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Fostering a Culture of Vocations in 5 Easy Steps

clerical_collarWe often associate the term “vocation” with our priests or those discerning a call to the priesthood. What we often overlook is that we all have a vocation. Two actually!

Yes, I said two. Primarily, we are all called to a life of holiness. That is we should all be striving to be saints one day. In addition, we all have a particular vocation. It is through our particular vocation that we discern the state of life God is calling us to. This particular vocation does not refer only to men who discern to serve God through the priesthood, but instead impacts all of us. So what are the vocations in which God is calling all of us to serve Him in this life?

The most obvious vocation is that of the priesthood. Without our priests we would not have the sacraments, and we need the sacraments to help us live out our primary vocations. Our priests serve God by serving God’s people. Priests are ordained clergy. And they aren’t the only ones. Our deacons are also ordained clergy. Deacons are also called to serve God by serving God’s people. They too bring the sacraments to the laity (you and I) and profess vows to the Bishop. They also serve the priests and Bishop when called upon.

There are also many people who are called to live religious lives. Both men and women may be called to religious life. Men can join an order as a Brother and live in community with other men serving God in some particular charism (teaching, prayer, etc.). Some religious men will also take Holy Orders and become religious priests for their order. Women can be called to live in community as either a nun or a sister (yes, there is actually a difference). Read more about religious life at

Finally, the laity are also called to live out a vocation for God. Men and women of the lay faithful are called to either live a generous single life for Christ or live for Christ through the vocation of marriage. We often forget that as laity we too are called to a vocation, whether we are single or married. For more on marriage as a vocation click over to my article Five Characteristics of a Matrimonial Vocation.

massIt is important to understand what a vocation is and what it entails in order to understand how to foster a culture of vocations within your parish. The future of our Catholic faith depends on building a culture of vocations in your parish family and in our individual families. What are some things you can do to help in this effort?

1. Pray. Prayer is always the first step. Pray for more young men to listen for God’s call to the priesthood for them. Pray for the strength of marriages in our community. Pray for strength and courage for our priests, deacons, and religious as they live their lives in service to God. Pray for all young people to listen to God’s call for them and then to follow through. Pray for your own children, that they will be open to God’s will for their lives and they will say yes to whatever He is calling them to.

As a bonus, take your prayer to Adoration if it is available to you. Parishes with perpetual adoration often see a boost in young men discerning the priesthood. Remember that without our priests we don’t have the sacraments and without the sacraments we don’t have a Catholic Church. We need more priests. Spend one hour in adoration, pray for an increase in priestly vocations, and one day we will see God’s amazing work.

2. Put a name with a face. Check out your diocesan website and look for a vocations office or vocations page. Browse through the site and see if you can find the names (and hopefully pictures) of the young people in your diocese who are currently in formation for the priesthood or religious life. If not, contact the office and get a list of their names and contact information if possible. Then pray for them by name.

3. Let those in formation know that you praying for them. Going through the formation process can be a joyful time as well as a very difficult time for young people. Almost every priest or religious I have spoken with has questioned their vocational call at some point during their discernment process. Knowing that people are praying for them offers them support and encouragement. If you are able to get their contact information, send them a note or letter of encouragement, send them a care package, or a gas card (for those long weekends or other breaks when they want to come home to visit their families).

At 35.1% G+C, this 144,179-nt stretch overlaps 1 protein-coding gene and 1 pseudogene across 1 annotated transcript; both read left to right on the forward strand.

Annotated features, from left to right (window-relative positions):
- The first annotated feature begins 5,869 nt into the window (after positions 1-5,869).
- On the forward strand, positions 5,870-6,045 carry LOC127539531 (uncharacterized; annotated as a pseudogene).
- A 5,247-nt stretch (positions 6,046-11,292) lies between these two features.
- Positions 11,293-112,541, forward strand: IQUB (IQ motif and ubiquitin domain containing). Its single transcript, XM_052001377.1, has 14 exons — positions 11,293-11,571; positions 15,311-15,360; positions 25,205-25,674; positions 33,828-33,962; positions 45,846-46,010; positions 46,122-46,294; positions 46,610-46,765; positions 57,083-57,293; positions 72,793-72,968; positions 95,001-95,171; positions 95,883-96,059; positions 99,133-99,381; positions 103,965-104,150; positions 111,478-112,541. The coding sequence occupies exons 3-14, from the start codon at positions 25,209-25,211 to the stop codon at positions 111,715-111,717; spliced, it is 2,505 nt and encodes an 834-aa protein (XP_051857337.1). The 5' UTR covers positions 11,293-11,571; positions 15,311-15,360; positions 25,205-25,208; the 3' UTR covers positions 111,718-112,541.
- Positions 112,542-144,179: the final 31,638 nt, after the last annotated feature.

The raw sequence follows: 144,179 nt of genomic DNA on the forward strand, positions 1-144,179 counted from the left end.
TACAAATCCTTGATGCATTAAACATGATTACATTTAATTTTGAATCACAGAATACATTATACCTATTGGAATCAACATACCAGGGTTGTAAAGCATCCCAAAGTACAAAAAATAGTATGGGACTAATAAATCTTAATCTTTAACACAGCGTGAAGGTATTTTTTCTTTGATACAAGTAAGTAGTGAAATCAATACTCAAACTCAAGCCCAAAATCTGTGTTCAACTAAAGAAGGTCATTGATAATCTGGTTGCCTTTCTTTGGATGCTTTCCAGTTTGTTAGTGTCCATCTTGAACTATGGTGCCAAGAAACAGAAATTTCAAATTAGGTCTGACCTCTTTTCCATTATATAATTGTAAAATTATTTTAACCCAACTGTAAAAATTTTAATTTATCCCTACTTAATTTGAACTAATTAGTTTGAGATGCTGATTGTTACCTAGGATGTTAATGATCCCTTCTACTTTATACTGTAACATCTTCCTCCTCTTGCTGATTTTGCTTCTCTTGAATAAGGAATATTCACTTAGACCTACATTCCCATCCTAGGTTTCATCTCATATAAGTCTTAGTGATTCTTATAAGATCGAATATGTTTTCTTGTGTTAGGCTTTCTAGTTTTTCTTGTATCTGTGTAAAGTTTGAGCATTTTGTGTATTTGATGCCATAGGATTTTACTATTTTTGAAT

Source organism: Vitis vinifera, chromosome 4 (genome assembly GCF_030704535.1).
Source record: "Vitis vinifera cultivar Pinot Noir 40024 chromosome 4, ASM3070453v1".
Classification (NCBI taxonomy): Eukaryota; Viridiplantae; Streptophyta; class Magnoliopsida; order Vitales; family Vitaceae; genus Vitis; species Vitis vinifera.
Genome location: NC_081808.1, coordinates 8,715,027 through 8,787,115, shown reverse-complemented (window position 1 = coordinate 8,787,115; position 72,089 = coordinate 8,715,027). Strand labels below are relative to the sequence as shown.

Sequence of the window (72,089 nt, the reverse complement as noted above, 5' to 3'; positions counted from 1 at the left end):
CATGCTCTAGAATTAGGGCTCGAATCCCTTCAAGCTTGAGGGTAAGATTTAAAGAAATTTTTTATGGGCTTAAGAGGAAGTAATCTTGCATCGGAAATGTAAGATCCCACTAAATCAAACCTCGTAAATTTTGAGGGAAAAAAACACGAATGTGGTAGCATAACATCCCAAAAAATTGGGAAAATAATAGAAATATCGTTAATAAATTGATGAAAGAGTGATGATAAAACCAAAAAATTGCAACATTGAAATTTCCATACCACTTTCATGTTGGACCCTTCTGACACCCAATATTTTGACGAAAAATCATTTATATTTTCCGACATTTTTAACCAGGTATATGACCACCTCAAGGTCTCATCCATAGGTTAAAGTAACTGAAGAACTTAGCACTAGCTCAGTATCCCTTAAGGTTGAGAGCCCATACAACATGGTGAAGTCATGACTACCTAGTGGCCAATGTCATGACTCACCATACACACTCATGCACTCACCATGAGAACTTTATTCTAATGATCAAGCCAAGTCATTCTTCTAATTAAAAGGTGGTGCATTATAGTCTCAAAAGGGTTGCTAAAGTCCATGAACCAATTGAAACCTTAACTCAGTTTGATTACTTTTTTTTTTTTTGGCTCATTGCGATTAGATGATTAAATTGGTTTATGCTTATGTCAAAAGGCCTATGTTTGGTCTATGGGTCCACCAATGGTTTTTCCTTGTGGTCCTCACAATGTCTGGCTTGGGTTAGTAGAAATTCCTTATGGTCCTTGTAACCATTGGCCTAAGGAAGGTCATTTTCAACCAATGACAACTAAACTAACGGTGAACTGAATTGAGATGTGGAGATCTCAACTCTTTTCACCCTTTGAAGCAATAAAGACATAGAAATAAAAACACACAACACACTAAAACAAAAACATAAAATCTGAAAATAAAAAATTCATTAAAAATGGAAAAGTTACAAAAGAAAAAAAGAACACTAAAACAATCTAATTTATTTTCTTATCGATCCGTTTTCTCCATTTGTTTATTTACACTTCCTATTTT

Sisters of Life Novices 20084. Talk to your children, Godchildren, grandchildren, nieces and nephews, and any other young people you know. Encourage them to pray, stay close to the sacraments, and to always seek God’s will for their lives. And be an example of this for your children. Incorporate prayers for vocations during family prayer time and share your own stories of how you discerned your call from God. Invite priests, deacons, and religious into your homes so your children get to know them and see them as real people too.

5. Join or create a vocations committee in your parish. A vocations committee can do a lot to help create a culture of vocations in your parish. A vocations committee can get support through a diocesan Office for Vocations which can provide materials and information on diocesan events. Within your parish, a vocations committee can plan events for young people to get to know priests and religious in the local area, ask questions, and pray together. A vocations committee can create programs for the whole parish to participate in (like a vocations cross that rotates between families each week), publish interesting facts or Vocations Q&As in your parish bulletin, and help promote diocesan vocations events.

For more information about vocations, check out the Vocations page at the USCCB site.

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The Deacon’s Wife: Part 1: Finding My Way Home

Not many of you should become teachers, my brothers, for you realize that we will be judged more strictly, for we all fall short in many respects. James 3:1-2

Deacon Cross
(c)Diocese of Lexington

This was a Bible verse that was on my mind during the five years of discernment and formation before my husband, Skip, was ordained a permanent deacon for the Diocese of Lexington. Deacons are ordained to preach & teach and I believe James is warning us all, that if we want to take on the role of teaching the faith, we better be ready to pass it on faithfully or there might be hell to pay (literally) in the future!